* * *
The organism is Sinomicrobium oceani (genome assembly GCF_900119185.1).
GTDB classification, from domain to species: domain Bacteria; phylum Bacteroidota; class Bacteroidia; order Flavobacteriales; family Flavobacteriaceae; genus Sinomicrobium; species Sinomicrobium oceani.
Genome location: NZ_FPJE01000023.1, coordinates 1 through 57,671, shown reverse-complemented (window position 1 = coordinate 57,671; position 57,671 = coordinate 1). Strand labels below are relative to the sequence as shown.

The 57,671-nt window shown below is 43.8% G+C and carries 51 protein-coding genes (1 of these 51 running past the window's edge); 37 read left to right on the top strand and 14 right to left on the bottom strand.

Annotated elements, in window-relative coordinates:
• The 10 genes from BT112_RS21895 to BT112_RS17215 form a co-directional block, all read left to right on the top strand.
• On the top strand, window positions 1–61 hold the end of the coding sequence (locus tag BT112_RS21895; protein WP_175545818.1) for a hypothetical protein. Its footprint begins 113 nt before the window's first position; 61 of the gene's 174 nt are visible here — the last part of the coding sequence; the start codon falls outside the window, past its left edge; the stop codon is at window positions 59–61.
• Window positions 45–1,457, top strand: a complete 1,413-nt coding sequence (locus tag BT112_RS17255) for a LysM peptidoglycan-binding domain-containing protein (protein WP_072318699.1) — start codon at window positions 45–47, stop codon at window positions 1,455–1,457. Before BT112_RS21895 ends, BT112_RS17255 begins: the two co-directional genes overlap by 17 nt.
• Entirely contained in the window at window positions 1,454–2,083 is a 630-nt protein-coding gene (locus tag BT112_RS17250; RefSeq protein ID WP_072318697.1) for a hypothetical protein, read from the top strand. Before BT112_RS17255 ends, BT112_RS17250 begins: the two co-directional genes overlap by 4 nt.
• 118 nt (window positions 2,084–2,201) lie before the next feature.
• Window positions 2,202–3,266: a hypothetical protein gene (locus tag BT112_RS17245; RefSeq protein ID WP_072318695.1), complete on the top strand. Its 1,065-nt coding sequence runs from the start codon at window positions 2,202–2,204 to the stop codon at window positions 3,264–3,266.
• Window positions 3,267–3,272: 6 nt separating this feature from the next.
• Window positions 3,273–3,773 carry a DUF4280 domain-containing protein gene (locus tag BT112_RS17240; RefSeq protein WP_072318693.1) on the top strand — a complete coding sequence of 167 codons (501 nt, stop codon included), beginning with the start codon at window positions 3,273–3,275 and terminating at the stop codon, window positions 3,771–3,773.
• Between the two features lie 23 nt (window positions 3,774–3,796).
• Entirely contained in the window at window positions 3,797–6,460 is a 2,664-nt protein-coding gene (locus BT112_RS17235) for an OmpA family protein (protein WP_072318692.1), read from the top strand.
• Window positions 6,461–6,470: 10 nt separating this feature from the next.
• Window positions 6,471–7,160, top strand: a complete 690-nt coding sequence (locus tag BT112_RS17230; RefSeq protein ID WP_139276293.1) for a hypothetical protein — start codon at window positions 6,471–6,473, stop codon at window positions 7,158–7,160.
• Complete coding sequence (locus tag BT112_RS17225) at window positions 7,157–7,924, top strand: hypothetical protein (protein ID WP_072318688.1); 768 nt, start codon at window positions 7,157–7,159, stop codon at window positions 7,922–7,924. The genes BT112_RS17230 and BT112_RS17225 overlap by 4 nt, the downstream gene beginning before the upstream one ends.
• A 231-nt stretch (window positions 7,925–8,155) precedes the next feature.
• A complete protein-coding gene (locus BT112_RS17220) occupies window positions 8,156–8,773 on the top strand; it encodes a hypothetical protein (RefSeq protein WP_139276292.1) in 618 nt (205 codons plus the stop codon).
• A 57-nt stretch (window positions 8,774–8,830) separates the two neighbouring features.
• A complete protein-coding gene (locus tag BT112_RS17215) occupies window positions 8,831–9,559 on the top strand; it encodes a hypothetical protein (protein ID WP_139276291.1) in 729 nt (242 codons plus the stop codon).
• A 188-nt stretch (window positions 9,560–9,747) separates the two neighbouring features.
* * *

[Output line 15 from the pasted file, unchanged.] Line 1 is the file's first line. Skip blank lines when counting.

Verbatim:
• Entirely contained in the window at window positions 3,797–6,460 is a 2,664-nt protein-coding gene (locus BT112_RS17235) for an OmpA family protein (protein WP_072318692.1), read from the top strand.